Greater Vancouver real estate is soaring, but it’s uneven across the region, and all segments. Real Estate Board of Greater Vancouver (REBGV) data shows prices generally advanced in December. Suburban homes represented most of the price gains. The City’s condo apartments even continued to see price growth decelerate.
Greater Vancouver Real Estate Prices Rise 5.5%
The price of a typical home in Greater Vancouver made a sharp monthly move higher. The composite benchmark across REBGV reached $1,056,600 in January, up 0.9% from the month before. This works out to an annual increase of 5.5%, bringing the 3-year price movement to a virtually flat 0.1% decline. Monthly gains have been amplified in the media, but growth was only 0.1 point bigger than last year at this time. It certainly does feel bigger during a recession though.
Greater Vancouver Composite Benchmark Price
The price of a typical home across Greater Vancouver, in Canadian dollars.Source: REBGV, Better Dwelling.
Breaking the composite down by region, we see the City underperformed. Vancouver East’s composite benchmark reached $1,114,300 in January, up 0.2% from a month before. In Vancouver West, the benchmark reached $1,257,100, up 0.5% from the month before. The 12-month increase works out to 4.1% and 0.3% respectively. Both the monthly and annual movements are smaller than the Greater Region. This implies suburban growth is the biggest driver of the trend.
Most Gains Are Due To Suburban Detached Homes
Breaking the composite down by home type, most of the gains are driven by detached home prices. The benchmark for a single-family detached home reached $1,576,800 in January, up 1.4% from a month before – bringing annual gains to 10.8%. Over the past 3 years, the benchmark has fallen 0.5%. Detached prices are making up for lost ground, but haven’t quite reached that point. That said, at this pace, it shouldn’t be surprising to see the 3 year trend turn positive next month. Generally speaking, the growth trend for detached homes has been showing acceleration.
Greater Vancouver Composite Benchmark Price Change
The annual percent change of a typical home across Greater Vancouver.Source: REBGV, Better Dwelling.
The same City trend applied to detached homes, with the suburbs outperforming. Vancouver East detached homes hit a benchmark price of $1,546,700 in January, up 0.1% from a month before – or a gain of 8.6% from last year. In much pricier Vancouver West, that benchmark reached $3,172,600, up 0.3% from the previous month, or 6.8% from a year before. Both monthly gains were just a fraction of the huge 1.4% gain across the Greater Region. Even so, detached homes have been generally seeing accelerated growth.
Vancouver Condos See Price Growth Slow, Holding Index Back
Greater Vancouver condo apartments didn’t do as well as detached homes. The condo benchmark price across REBGV hit $680,800 in January, up 0.6% from the month before, or 2.2% from last year. Condo prices are now down 1.4% from three years ago. The monthly increase was half of that seen last year. This resulted in a decelerating annual growth trend.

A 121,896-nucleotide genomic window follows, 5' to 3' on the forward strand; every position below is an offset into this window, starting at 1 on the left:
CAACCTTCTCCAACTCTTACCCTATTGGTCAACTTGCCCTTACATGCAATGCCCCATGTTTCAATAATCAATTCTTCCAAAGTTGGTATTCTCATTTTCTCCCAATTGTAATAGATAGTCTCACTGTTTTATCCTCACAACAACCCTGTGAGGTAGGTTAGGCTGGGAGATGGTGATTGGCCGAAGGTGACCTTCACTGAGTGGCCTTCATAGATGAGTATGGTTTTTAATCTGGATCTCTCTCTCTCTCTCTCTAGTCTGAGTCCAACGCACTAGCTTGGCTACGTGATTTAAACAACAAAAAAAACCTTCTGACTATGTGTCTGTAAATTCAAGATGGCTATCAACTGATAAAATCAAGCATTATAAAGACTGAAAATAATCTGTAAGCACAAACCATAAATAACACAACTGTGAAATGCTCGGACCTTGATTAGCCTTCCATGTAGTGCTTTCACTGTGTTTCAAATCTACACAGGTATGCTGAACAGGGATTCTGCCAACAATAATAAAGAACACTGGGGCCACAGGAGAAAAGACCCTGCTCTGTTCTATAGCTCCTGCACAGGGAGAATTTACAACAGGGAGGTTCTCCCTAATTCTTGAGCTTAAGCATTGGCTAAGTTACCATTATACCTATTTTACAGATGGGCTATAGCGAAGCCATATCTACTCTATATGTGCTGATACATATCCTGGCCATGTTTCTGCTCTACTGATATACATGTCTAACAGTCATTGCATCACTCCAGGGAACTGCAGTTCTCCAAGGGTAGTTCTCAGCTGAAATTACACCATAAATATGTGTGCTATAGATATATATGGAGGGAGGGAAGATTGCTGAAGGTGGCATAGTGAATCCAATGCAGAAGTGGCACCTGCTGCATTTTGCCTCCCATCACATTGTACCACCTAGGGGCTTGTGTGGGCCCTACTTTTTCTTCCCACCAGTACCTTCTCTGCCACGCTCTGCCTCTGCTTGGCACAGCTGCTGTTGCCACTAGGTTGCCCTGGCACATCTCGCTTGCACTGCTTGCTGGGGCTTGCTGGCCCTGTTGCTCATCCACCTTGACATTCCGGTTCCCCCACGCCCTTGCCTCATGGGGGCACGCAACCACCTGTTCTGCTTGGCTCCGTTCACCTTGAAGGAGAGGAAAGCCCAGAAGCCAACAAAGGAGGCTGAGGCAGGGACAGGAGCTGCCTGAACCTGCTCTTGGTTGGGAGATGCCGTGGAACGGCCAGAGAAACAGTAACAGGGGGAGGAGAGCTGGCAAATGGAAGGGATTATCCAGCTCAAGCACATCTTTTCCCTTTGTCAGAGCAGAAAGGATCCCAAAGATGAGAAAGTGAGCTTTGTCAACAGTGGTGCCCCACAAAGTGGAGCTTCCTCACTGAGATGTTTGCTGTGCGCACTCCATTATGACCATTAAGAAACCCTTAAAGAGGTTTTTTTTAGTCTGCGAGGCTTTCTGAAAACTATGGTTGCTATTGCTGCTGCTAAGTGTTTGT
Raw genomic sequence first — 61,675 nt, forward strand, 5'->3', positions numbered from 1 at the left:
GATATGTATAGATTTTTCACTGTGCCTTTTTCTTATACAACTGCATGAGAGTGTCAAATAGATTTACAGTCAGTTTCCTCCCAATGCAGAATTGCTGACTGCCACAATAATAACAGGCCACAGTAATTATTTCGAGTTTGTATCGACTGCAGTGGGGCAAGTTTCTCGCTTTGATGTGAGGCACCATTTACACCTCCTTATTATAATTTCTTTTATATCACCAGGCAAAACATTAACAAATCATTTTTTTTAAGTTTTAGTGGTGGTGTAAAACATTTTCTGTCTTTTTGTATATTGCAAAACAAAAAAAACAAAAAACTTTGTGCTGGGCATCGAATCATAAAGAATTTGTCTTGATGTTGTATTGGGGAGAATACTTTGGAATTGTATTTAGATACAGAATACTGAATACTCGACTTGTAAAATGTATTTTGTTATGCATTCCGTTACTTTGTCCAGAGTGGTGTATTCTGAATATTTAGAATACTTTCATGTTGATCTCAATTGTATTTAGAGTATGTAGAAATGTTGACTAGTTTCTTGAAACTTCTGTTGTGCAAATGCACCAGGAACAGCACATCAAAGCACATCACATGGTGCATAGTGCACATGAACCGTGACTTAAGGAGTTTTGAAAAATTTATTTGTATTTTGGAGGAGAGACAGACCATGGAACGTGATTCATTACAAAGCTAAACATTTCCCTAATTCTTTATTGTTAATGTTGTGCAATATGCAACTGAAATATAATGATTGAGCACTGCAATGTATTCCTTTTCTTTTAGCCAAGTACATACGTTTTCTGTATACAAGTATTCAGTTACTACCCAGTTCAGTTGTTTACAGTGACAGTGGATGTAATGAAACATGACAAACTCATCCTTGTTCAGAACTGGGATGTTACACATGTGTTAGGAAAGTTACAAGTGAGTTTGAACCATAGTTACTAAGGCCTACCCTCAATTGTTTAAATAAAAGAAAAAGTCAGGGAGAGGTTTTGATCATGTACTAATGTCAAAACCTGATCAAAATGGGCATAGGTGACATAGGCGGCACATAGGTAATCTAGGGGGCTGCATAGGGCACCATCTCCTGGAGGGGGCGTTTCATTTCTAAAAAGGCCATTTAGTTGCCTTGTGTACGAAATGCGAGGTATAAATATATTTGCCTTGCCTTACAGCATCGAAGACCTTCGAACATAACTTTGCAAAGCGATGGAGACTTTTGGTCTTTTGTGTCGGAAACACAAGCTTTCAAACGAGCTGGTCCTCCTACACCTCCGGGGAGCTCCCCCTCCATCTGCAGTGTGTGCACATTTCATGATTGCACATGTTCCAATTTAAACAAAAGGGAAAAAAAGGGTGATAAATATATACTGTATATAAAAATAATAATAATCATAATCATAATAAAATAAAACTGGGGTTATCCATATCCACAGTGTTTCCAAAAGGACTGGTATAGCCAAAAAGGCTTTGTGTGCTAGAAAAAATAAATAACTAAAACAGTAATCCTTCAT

Once again, the suburbs are outperforming the City. Vancouver East’s condo apartment benchmark reached $595,800 in January, up 0.1% from the month before, or an increase of 1.8% from last year. In Vancouver West the benchmark hit $762,500, up 0.4% from the previous month, or down 1.7% from last year. Both regions are seeing price growth decelerate even faster than the general region.
Not a lot is new or surprising this month. The suburbs are on fire, while the City is seeing much slower price growth. Rock bottom mortgage rates are fueling more detached sales, while cheap condo apartments are seeing price growth continue to decelerate. For the first time in a while, Vancouver looks like other major real estate markets in the country.
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The higher they fly, the farther they fall.
Bob…arm chair experts have be calling for the crash for at least 15 years. An yet prices keep going up. The price of the house is in Canadian dollars. If Ottawa keeps spending you can count on inflation, which makes the dollar worth less. My first car was a 1980 Firebird Formula. I bought it new for $9689. My parents bought their fist home for $14,500 in 1965. Inflation is coming, a crash not so much.
Past performance does not predict future gains. Canadian, and in particular, Vancouver real estate has risen so dramatically that it would take decades of hyperinflation to slowly return to a normal market. Local incomes cannot support these prices. My money is on a crash.
Inflation doesn’t effect foreign investors, so don’t expect a devalued loonie to regulate housing
1 million was s threshold for homes a few years ago. Covid pushed the timeline and suddenly houses across Canada not only in select pockets like Vancouver, Toronto and Montreal were being snapped up.
Now as per Stats Canada highest number of FOMO and local speculation and increased immigration/multi family purchasing power combined with provincial red tape on building the supply cannot keep up with the demand. A great economic forum recently laid out the answer as social housing to meet the demand not incentives to the buy side which only fuels the demand.